Final Round. – WAKU WAKU 7

In our Final Round series, we take an in-depth look at as many fighting games as we possibly can. In part 18, Shaun Eddleston takes a look at 1996’s WAKU WAKU 7

Year of Release – 1996
Developer – SNK, Sunsoft
Publisher – SNK, Sunsoft
Platforms – Arcade, Neo Geo, Sega Saturn


As we approached the mid-1990’s, the genre of 2D fighting games was starting to become bloated and oversaturated, in addition to being overtaken in popularity by the newer, burgeoning scene of 3D titles such as Tekken, Battle Arena Toshinden and Virtua Fighter. That being said, this is also an era where many of the genre’s biggest cult hits arrived in arcades.

While industry heavyweights Capcom worked away on the Street Fighter, Darkstalkers and the VS. games, SNK were arguably the next biggest name in fighting games, providing us with the popular Fatal Fury, King Of Fighters and Art Of Fighting franchises. Outside of these franchises, SNK’s fighters were a mixed bag, with many titles being seen as too derivative of other games in the company’s portfolio to truly make a lasting impact.

Then there were games like Waku Waku 7.

Developed by Sunsoft and published by SNK in 1996, Waku Waku 7 is a rather peculiar fighter that utilises a mix of features that are synonymous with SNK’S back catalogue, while mixing in aspects that were unusual for a fighting game at that time.

While special moves were far from being a “new” concept in fighting games, Waku Waku 7 includes a specific special move for each character that require to be charged mid-fight, known as a “Harahara motion”. During this charge period, the fighter concentrates to power up, usually taunting and posing at the same time. In addition to this, a bright, flashing warning and alarm sound pops up on screen, just to add a nice sense of urgency to proceedings. These moves are easy to pull off (the game pretty much gives you the input commands in the fighter select screen), difficult to dodge and extremely powerful, but can be cancelled during the charging period, just to make it seem fairer.

Characters can also be launched across the screen to hit the corners of the stage, and can be attacked while downed, but dodging and attacking from getting up is possible too, which does a good job of evening things out. Effectively recovering from being flung across the screen is a satisfying feeling, and ups the speed and unpredictability of fights much better than many games from this era.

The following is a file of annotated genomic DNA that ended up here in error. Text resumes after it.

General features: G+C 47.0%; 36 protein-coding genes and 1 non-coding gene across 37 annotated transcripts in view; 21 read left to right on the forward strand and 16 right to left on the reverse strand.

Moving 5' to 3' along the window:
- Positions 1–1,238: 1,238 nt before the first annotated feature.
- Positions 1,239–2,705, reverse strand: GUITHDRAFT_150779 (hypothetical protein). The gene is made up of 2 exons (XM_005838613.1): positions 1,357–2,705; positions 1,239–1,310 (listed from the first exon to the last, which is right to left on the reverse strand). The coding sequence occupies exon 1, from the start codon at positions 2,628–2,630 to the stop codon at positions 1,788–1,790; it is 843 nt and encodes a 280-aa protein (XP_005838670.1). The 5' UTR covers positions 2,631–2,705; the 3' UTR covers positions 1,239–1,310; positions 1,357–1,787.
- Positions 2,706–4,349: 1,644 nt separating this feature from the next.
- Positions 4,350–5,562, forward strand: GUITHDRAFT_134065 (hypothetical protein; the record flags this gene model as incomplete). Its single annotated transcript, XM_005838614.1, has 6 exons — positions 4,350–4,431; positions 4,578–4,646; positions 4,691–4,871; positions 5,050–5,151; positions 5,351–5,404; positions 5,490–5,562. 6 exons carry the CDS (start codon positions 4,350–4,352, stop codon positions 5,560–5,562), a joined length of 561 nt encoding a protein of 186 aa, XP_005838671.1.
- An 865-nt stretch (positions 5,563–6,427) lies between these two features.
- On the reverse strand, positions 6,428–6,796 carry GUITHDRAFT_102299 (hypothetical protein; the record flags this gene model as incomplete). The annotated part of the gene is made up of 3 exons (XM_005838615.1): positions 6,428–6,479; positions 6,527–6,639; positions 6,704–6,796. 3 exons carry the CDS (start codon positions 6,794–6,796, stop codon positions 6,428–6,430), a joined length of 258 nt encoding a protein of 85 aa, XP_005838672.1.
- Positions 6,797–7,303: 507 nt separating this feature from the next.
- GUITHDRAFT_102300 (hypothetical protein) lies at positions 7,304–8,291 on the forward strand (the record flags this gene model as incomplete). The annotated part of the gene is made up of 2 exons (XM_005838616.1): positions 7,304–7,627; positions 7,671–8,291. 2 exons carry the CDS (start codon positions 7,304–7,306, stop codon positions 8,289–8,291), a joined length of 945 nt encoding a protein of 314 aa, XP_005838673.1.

With a storyline that is undoubtedly in the same ballpark as Dragon Ball Z‘s, Waku Waku 7‘s title isn’t actually a reference to being a sequel to a previous game, but instead refers to the game’s seven magical “Waku Waku” balls, which upon collecting them all, grants the user one wish by a fairy that resides within the spheres.


Promotional Material & Box Art

Matching the games vivid, colourful art style, the arcade flyers for the game are suitably busy and set the tone for the game incredibly well. Giving a brief introduction to each of the characters (as well as teasing one of the game’s strangest fighters) and offering a glimpse into the gameplay features, this eyecatching promo does its job perfectly.

The game’s Sega Saturn port also followed suit with the game’s bright, wacky artwork. The silliness from even the more serious characters in the game is on full display here, and fully immerses players in the vibe of Waku Waku 7.

Waku Waku 7‘s brilliant soundtrack was released as a CD in Japan. Composed and arranged by Masato Araikawa, the disc includes every stage’s background music, in addition to voice samples and sound effects taken from the arcade version of the game.

The music throughout Waku Waku 7 is one of the best highlights of the whole game, with sounds ranging from cheesy anime songs, tribal Donkey Kong Country-esque flutes and drums and strumming guitar/harmonica combos to panicked violins, MIDI orchestras and a song that may sound very familiar to fans of Street Fighter II.


Roster


“It is said that the person who collects all sevens of the legendary Waku Waku balls will have their dearest wish granted. Those who find one of the balls become obsessed with the ruthless desire to obtain the others.

Who will be victorious in the bitter battle to become the owner of all the balls?

Victory or defeat – it all lies in your hand.”

As previously mentioned, the game’s plot closely resembles Dragon Ball Z, and judging by the substantial amount of parodies and nods to other popular anime shows and manga in Waku Waku 7, this seems to be completely intentional.


Rai Bakuoh

Waku Waku 7‘s protagonist is Rai; a cocky, foul-mouthed 15 year old kid who spends his time practicing tricks on his BMX. He wants to collect the Waku Waku balls in order to achieve his dream of having “more exciting adventures”.

A parody of Sie Kensou from the long-running King Of Fighters series (and 1986’s Psycho Soldier), Rai utilises some of the best jump attacks in the game. In addition to this, his special moveset utilises dark electric power to shock, zap end electrify his foes.

Due to his speed and how simple his special moves are to pull off, Rai is more than ideal for newcomers to the game to choose as their first main character.


Arina Makihara

Arina is a 14 year-old human/animal hybrid that has learned how to fight in compulsory extracurricular classes in high school. She can often be seen hanging out with her friends and younger brother (who are also human/animal hybrids). Her wish, should she be able to collect the coveted Waku Waku balls, is to find her one true love.